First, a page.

Tech companies face a dearth of workforce talent, which has led many organizations to hire through non-traditional approaches that include coding bootcamps, low-code training, and focusing on population areas outside the norm.

Source: Computerworld – As the number of unfilled tech jobs rises, and younger tech workers head out the door quicker than ever, companies are being forced  to turn to non-traditional methods of finding new talent.

Organizations are developing in-house training to upskill and reskill employees, some of them from non-technology business units. Companies are also bypassing academic requirements to focus on skills-based hiring and seeking talent in regions not traditionally sourced for new hires.

While unemployment is at historic lows in many sectors, the tech industry has been hit hard by the pandemic and the Great Resignation, leaving companies facing a dearth of qualified job candidates to fill more than one million openings.

As many as 37.4 million people are expected to quit their jobs in 2022, according to Gartner; the majority of those workers are Millennials and Gen Zers. And by 2030, a projected global human talent shortage of 85 million people could result in about $8.5 trillion in unrealized annual revenues, according to a study by Korn Ferry, a Los Angeles-based management consulting firm.

Yannick Binvel, president of Korn Ferry’s Global Industrial Markets practice, summed things up in an earlier Korn Ferry report: “Governments and organizations must make talent strategy a key priority and take steps now to educate, train, and upskill their existing workforces.”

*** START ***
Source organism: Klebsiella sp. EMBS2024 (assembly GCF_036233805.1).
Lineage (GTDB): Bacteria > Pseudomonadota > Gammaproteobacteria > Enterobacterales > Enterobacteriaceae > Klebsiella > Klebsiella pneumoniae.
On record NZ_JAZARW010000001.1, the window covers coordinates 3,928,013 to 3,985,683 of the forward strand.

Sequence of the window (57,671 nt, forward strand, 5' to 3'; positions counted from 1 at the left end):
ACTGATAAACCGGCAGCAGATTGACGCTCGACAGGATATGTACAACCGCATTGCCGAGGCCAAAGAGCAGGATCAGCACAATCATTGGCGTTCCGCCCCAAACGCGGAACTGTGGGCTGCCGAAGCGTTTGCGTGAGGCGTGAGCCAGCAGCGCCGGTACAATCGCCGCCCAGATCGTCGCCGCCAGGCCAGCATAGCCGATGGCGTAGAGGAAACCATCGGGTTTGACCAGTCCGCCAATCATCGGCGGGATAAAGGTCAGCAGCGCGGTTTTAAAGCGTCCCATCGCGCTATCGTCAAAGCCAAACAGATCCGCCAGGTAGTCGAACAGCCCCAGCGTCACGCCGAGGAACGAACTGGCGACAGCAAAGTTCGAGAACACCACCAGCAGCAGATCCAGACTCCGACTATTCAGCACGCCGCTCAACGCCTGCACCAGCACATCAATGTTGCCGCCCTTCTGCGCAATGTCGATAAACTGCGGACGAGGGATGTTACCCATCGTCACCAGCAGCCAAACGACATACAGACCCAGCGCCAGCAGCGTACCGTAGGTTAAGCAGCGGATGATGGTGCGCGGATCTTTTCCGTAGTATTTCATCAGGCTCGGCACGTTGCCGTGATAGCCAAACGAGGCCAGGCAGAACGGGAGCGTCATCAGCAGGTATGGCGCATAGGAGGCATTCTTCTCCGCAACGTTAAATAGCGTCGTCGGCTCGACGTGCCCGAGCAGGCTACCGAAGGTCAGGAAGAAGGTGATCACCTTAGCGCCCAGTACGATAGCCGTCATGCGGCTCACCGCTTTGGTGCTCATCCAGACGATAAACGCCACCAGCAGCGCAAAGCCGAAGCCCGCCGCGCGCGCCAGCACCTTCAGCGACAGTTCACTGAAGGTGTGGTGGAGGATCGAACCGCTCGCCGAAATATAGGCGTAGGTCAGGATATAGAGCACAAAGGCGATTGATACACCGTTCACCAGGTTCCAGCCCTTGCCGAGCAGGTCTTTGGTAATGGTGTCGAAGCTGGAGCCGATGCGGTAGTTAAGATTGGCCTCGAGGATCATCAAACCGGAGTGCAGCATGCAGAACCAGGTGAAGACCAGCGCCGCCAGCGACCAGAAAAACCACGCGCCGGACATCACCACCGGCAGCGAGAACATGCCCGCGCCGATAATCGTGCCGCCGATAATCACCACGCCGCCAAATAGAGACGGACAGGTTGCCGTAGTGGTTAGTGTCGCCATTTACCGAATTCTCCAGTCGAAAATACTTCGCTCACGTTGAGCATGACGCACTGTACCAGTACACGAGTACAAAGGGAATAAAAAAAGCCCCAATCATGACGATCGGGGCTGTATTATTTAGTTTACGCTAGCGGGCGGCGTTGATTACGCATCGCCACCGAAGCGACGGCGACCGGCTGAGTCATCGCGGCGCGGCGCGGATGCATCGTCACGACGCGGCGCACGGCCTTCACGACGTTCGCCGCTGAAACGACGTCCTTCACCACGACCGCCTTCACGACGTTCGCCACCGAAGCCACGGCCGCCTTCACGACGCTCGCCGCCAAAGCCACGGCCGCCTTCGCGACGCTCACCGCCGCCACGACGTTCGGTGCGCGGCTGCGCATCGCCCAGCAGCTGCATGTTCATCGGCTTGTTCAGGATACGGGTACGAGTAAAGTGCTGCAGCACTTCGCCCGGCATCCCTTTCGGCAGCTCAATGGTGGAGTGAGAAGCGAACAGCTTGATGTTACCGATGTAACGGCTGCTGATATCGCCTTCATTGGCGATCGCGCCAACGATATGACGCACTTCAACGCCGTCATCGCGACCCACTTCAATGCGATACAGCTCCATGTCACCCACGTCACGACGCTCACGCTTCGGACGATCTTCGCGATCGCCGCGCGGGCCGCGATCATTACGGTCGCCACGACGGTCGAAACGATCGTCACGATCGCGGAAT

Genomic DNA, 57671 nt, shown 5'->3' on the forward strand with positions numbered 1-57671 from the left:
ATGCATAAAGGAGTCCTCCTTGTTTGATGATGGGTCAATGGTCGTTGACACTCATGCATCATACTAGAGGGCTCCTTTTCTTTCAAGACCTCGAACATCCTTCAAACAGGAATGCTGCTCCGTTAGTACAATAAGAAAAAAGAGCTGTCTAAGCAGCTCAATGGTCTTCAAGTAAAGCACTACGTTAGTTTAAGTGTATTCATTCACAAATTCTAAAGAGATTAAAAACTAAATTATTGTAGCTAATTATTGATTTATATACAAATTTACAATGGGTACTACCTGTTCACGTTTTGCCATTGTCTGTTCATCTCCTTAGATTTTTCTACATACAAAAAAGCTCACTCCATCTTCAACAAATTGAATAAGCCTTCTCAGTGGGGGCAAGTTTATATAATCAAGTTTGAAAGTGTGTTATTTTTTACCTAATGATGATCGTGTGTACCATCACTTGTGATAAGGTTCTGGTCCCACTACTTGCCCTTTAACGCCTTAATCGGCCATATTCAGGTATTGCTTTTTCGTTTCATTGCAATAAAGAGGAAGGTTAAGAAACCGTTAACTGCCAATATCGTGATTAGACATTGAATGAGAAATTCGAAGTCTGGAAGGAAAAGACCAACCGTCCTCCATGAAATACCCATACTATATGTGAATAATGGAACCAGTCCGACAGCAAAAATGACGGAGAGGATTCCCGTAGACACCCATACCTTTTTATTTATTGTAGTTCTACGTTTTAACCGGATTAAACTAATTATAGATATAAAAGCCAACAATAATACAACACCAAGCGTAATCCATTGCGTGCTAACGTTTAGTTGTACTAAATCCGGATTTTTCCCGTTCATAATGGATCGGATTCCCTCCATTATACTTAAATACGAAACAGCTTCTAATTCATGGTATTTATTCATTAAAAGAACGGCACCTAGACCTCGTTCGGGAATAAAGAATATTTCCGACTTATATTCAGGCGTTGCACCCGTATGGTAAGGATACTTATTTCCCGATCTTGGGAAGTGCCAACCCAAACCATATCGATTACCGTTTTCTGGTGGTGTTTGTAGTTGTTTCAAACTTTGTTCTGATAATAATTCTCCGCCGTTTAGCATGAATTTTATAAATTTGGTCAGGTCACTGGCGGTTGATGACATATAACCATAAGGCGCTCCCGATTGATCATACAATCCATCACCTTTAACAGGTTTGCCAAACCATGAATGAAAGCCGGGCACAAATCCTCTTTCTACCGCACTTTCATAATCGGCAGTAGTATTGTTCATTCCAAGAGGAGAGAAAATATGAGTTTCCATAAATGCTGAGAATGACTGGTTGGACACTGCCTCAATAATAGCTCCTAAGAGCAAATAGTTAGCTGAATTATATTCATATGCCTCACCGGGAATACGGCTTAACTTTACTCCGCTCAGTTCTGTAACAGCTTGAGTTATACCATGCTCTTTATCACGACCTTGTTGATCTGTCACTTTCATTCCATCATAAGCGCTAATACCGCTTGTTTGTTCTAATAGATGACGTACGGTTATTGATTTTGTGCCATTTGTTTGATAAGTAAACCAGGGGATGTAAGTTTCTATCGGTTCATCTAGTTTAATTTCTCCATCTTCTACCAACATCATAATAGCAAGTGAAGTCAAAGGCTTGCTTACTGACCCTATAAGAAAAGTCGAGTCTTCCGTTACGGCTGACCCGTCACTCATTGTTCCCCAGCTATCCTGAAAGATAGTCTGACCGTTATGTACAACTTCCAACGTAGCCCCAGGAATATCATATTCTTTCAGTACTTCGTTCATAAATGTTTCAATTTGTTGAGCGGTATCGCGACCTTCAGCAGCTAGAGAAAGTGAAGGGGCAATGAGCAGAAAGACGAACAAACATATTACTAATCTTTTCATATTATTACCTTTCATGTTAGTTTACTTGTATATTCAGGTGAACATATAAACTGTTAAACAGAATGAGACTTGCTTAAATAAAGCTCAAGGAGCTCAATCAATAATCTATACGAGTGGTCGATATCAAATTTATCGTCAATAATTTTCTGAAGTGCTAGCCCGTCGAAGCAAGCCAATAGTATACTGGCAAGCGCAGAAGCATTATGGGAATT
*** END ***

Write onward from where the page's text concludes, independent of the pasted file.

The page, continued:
Low-code to the rescue?

With skilled developers scarce, more organizations are turning to low-code software development so that enterprise users with little formal coding experience can build business apps.

In 2021, the global market for low-code development technology hit $13.8 billion in revenue. And the adoption of low-code software development platforms is growing by more than 20% a year, according to Gartner. By 2023, low-code development is expected to be adopted by more than half of all medium- to large-sized companies.

Low-code development tools abstract away the more commonly used codebase and replace it with a graphical user interface or visual “what you see is what you get” (WYSIWYG) interface to build an application. “No-code tools simply refers to the abstraction of all codebase into GUIs,” according to Gartner. Low- and no-code tools are designed to help business users such as

analysts or project managers with little formal coding experience develop apps. That helps alleviate the need for traditional app developers.

Appian, a McClean, Virginia-based platform-as-a-service (PaaS) vendor for building enterprise software applications using low-code development tools, typically trains or hires about 4,000 low-coders a year. That number grew by almost 70% from Q1 2021 to Q1 2022. This year alone, Appian expects to give away 1,000 scholarships toward training low-code skills for low-income and under-skilled workers and veterans.


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